Nov 12, 2012
When Peter Hubscher left Montana Wines, he and his wife set up a school music programme that is helping to change the world, one child at a time.
Loata Mahe is frowning. “That was a little bit flat,” she announces. “Try again.” She raises her conductor’s baton and the two dozen or so young string players assembled in a semicircle around her launch again into Autumn Rhumba. This time it sounds better, and Mahe barks encouragement. The neophyte musicians, pupils of Papatoetoe East Primary School, are Polynesian, Indian, Chinese and European: a microcosm of multicultural South Auckland. Disciplined and focused, they run through the tune repeatedly, each time sounding a little more confident, a little more together. It’s a simple piece but they play it with brio.
Eventually, Mahe is satisfied. “A very good effort, guys,” she declares. It’s important they get it right, because this is a rehearsal for the children’s big performance of the year. They have only a few weeks before their families will squeeze into a school hall to watch and listen as they show off their newly acquired musical skills. They will play Autumn Rhumba, Bluff Oyster Blues, Frère Jacques and Fiddles at Shady Gulch. Video cameras will roll and parents will beam with pride. Some will shed a discreet tear.
The young string players, one so diminutive he can barely stretch his arms around his half-sized double bass, are among 220 South Auckland primary and intermediate school pupils receiving formal music tuition through a programme funded by former Montana Wines managing director Peter Hubscher and his wife, Pam, a former teacher. The Tironui Music Trust, founded by the Hubschers in 2006, aims to give children from low-decile schools the opportunity to learn an orchestral instrument, master the basics of reading music and experience the challenges and satisfaction of performing in a group. The trust provides instruments and tutors, and participating schools make teaching time available during school hours and provide a suitable space. Children wanting to be part of the programme have to write their own letter of application. Invariably there are more applicants than places available – proof the kids of the sprawling South Auckland suburbs have aspirations beyond video games and skateboarding.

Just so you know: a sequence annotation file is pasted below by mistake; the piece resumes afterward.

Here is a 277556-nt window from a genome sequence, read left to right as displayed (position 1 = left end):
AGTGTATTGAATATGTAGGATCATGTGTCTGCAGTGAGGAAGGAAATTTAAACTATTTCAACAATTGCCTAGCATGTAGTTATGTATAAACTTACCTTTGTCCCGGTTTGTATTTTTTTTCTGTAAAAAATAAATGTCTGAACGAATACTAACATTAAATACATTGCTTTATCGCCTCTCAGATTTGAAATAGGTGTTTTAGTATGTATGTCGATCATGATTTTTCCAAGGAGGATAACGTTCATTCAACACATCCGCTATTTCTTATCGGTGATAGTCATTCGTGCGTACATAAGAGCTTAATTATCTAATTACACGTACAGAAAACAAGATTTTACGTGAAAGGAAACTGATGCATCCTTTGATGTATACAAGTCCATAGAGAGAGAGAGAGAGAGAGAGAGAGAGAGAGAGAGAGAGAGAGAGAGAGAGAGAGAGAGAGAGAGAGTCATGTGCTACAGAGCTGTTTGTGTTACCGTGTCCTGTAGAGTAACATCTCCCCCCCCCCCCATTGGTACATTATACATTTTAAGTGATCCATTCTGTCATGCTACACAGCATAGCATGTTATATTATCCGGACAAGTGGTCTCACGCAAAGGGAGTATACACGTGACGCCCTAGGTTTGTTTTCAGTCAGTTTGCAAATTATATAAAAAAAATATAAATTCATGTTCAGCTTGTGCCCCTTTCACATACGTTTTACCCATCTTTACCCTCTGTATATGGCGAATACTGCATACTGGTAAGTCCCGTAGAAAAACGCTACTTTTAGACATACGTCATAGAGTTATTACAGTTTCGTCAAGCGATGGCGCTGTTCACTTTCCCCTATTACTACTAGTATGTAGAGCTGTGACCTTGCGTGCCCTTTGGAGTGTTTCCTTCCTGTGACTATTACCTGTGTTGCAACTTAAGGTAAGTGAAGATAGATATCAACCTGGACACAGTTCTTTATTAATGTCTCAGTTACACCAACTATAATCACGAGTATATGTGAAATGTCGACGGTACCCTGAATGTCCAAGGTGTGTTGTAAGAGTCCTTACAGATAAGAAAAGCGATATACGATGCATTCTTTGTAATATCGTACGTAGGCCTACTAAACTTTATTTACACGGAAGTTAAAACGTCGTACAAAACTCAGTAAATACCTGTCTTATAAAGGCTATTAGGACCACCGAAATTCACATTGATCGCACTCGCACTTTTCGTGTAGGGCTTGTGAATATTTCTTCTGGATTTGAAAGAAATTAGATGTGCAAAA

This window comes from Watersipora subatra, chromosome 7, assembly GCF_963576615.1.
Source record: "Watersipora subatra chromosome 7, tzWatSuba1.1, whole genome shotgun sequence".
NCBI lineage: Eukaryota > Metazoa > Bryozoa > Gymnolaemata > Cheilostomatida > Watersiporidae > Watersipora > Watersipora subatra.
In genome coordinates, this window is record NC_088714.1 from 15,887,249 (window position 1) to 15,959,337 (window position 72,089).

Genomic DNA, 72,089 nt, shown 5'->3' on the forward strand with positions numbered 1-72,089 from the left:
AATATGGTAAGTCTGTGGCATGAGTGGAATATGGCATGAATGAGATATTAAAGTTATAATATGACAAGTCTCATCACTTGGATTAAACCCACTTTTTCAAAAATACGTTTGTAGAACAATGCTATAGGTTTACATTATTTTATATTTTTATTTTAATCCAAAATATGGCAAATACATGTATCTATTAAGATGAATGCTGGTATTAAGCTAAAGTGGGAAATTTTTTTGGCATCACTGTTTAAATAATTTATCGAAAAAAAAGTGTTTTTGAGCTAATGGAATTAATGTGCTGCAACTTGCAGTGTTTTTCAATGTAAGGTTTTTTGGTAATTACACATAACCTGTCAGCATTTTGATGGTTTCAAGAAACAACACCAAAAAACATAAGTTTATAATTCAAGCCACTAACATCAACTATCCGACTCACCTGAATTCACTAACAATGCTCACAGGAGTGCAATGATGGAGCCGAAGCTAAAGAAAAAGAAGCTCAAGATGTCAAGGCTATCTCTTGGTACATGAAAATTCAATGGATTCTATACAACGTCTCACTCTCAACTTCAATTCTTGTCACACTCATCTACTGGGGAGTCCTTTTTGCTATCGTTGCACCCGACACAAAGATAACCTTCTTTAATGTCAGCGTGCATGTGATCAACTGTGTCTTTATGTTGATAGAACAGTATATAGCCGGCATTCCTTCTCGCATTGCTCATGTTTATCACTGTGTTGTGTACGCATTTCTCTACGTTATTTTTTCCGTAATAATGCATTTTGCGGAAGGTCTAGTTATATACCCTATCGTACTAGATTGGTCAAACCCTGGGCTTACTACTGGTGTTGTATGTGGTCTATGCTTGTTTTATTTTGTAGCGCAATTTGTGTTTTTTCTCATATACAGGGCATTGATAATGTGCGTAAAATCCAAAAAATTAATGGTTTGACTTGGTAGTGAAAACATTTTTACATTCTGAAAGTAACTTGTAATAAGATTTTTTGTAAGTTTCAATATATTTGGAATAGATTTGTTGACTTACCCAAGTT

The programme made a modest start at Papatoetoe West School in 2006 with a class of children from Year 5 (typically nine-year-olds) learning wind instruments. Hubscher, whose Jewish Czechoslovakian father was a violinist in the original New Zealand Symphony Orchestra, would have preferred violins and cellos to saxophones and trombones, “but everyone said it was too difficult”. By the end of that year, the pupils were sufficiently advanced to play on the back of a truck in the Papatoetoe Santa Parade, to an appreciative audience of thousands. Their principal, Trevor Canute, was on the truck, too, dressed as Rudolph the Red-Nosed Reindeer, and doesn’t mind admitting he got quite emotional.
Since then, the programme has been extended, first to Puhinui School and then to Papatoetoe East, where Hubscher finally got his string group. In 2010, Papatoetoe Intermediate also signed up, providing continuity for children progressing from the area’s primary schools. About 500 children have been through the programme, which now has eight tutors working with pupils from Year 5 to Year 8. No one who knows Hubscher should be surprised this is what he chose as his retirement project after leaving Montana in 2005. A lifelong lover of classical music, he would hire the NZSO Chamber Orchestra to play for the staff in the company’s warehouse in Glen Innes. “People would say, ‘Why would you want to do that?’” But the enthusiastic reaction of the staff confirmed for him that once exposed to classical music, people catch on.
Small and unassuming but quietly emphatic in his views, Hubscher is one of those men to whom wealth doesn’t mean much unless they can do something socially useful with it. He certainly doesn’t seek self-glorification; he was reluctant to have his photo taken for this article and didn’t want to reveal publicly how much money he and his wife are putting into Tironui, although it’s a very substantial sum.
THE “BIG VIEW”
The trust, which the Hubschers named after the road they live on near Napier (Tironui means “big view”, which they thought appropriate), grew out of their concern that kids don’t participate in music as much as they used to. “There used to be an expectation that people would learn an instrument or sing,” Hubscher says. “Now they play on computers.” He has a firm belief in the power of music to enrich and even transform lives. “Music is a skill you retain for life. The guy who can bang out a tune on a piano has friends for life. And it’s not competitive; you don’t need to be a champion.” He has a broader agenda, too: namely, promoting interest in classical music so that orchestras in the future will be assured of audiences and a stream of new players.